Buena Vista University Student Receives EPA Research Fellowship

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Recipient is one of only 30 U.S. students to be awarded fellowship, which provides financial support for undergraduate study and an EPA facility internship, and plans to research emerging contaminants.

Carolyn McDermott, junior at Buena Vista University and EPA GRO Fellowship recipient

Carolyn McDermott, junior at Buena Vista University and EPA GRO Undergraduate Fellowship recipient

Carolyn’s ability to approach research in a holistic manner and acute understanding of method development make her a perfect candidate for this amazing opportunity, and I have no doubt she will benefit greatly from this experience.

Carolyn McDermott, a Buena Vista University (BVU) junior biology major from Lincoln, Nebraska, has received a Greater Research Opportunities (GRO) Undergraduate Fellowship from the U.S. Environmental Protection Agency (EPA).

McDermott is one of only 30 students from throughout the country selected to receive the fellowship. She will receive financial support of $20,700 per academic year for her junior and senior years of undergraduate study and $8,600 of support for a 12 week long internship at an EPA research facility during the summer of her junior year.

McDermott plans to use the fellowship to further her interest in research on emerging contaminants. “These contaminants are found in everyday ‘down the drain’ products like shampoo and antibacterial soap,” said McDermott. “A prime example would be microbeads found in facial cleansers. They are easily left unfiltered in waste water treatment facilities and run off into nearby water systems. These nanoparticles can then absorb toxins and are consumed by fish or other aquatic organisms, thus leading to the bioaccumulation of said toxins.”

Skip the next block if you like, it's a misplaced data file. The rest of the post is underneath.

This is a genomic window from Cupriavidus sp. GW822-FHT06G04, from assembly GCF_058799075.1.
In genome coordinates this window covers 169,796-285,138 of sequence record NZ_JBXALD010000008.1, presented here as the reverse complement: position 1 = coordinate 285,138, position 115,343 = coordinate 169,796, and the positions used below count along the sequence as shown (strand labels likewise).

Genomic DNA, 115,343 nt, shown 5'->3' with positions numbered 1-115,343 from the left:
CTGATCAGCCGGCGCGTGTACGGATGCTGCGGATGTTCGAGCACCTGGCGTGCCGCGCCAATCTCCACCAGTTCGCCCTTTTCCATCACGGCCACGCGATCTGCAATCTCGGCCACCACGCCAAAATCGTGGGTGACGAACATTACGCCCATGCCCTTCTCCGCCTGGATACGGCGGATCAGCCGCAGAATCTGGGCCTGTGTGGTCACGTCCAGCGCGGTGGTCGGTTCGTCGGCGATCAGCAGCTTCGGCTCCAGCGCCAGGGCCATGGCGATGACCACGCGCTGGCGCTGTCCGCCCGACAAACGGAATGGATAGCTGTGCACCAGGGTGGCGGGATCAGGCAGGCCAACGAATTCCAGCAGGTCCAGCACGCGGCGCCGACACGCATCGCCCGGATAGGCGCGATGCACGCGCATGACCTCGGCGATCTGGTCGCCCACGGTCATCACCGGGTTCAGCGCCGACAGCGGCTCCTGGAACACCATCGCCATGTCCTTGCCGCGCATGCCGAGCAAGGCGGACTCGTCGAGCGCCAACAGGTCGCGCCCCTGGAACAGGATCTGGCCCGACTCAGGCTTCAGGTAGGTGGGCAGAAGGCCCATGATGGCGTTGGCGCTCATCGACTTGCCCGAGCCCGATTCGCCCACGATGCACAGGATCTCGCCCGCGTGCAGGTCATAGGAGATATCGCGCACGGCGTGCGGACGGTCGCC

“Researching environmental impacts of emerging contaminants requires a unique understanding of biological life cycles, ecosystem dynamics, chemical interactions and accurate use of instrumental techniques for data analyses,” said Dr. Melinda Coogan, associate professor of biology and McDermott’s research advisor. “Carolyn’s ability to approach research in a holistic manner and acute understanding of method development make her a perfect candidate for this amazing opportunity, and I have no doubt she will benefit greatly from this experience. This is an outstanding accomplishment, and we are all very proud of her.”

After finishing her undergraduate degree, McDermott plans to enter into a doctorate program and focus on toxicology and chemical ecology.

About Buena Vista University
Founded in 1891, Buena Vista University offers 43 majors and 15 pre-professional programs that blend liberal arts with real-world applications, preparing students for lifelong success. Its quality academic programs, faculty, facilities, and technology result in 97 percent of BVU’s recent graduates being employed or enrolled in graduate/professional schools within six months of graduation, based on a 98 percent survey response rate. Generous merit and need-based financial aid programs, and support for academic travel, research, and internships, make BVU an affordable option for all students and, combined with its academic programs, has led U.S. News & World Report to rank BVU as the third best value school among Midwest Regional Colleges and to an A-rating from Standard & Poor’s. Visit http://www.bvu.edu.

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Jill Heisterkamp
Buena Vista University
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